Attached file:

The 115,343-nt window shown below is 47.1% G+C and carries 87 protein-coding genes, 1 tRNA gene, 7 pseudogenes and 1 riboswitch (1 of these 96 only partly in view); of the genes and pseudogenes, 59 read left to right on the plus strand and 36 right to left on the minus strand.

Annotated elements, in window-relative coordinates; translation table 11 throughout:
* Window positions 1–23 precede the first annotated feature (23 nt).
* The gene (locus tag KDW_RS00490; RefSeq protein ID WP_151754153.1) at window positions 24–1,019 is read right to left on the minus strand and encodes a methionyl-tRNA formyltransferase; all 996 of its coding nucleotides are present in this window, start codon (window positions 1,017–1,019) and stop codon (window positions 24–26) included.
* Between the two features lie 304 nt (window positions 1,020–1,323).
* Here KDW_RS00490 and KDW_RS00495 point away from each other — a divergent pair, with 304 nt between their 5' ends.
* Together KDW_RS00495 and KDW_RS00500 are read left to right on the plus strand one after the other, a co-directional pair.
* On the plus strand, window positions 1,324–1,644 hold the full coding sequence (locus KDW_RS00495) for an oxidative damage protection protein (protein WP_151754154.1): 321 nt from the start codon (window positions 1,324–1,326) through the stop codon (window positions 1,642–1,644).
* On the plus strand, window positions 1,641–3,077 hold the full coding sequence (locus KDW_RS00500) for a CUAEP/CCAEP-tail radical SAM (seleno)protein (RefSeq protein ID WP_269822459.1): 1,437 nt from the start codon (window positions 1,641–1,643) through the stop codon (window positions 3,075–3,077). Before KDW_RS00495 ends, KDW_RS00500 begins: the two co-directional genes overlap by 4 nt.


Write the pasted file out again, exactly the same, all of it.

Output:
The 115,343-nt window shown below is 47.1% G+C and carries 87 protein-coding genes, 1 tRNA gene, 7 pseudogenes and 1 riboswitch (1 of these 96 only partly in view); of the genes and pseudogenes, 59 read left to right on the plus strand and 36 right to left on the minus strand.

Annotated elements, in window-relative coordinates; translation table 11 throughout:
* Window positions 1–23 precede the first annotated feature (23 nt).
* The gene (locus tag KDW_RS00490; RefSeq protein ID WP_151754153.1) at window positions 24–1,019 is read right to left on the minus strand and encodes a methionyl-tRNA formyltransferase; all 996 of its coding nucleotides are present in this window, start codon (window positions 1,017–1,019) and stop codon (window positions 24–26) included.
* Between the two features lie 304 nt (window positions 1,020–1,323).
* Here KDW_RS00490 and KDW_RS00495 point away from each other — a divergent pair, with 304 nt between their 5' ends.
* Together KDW_RS00495 and KDW_RS00500 are read left to right on the plus strand one after the other, a co-directional pair.
* On the plus strand, window positions 1,324–1,644 hold the full coding sequence (locus KDW_RS00495) for an oxidative damage protection protein (protein WP_151754154.1): 321 nt from the start codon (window positions 1,324–1,326) through the stop codon (window positions 1,642–1,644).
* On the plus strand, window positions 1,641–3,077 hold the full coding sequence (locus KDW_RS00500) for a CUAEP/CCAEP-tail radical SAM (seleno)protein (RefSeq protein ID WP_269822459.1): 1,437 nt from the start codon (window positions 1,641–1,643) through the stop codon (window positions 3,075–3,077). Before KDW_RS00495 ends, KDW_RS00500 begins: the two co-directional genes overlap by 4 nt.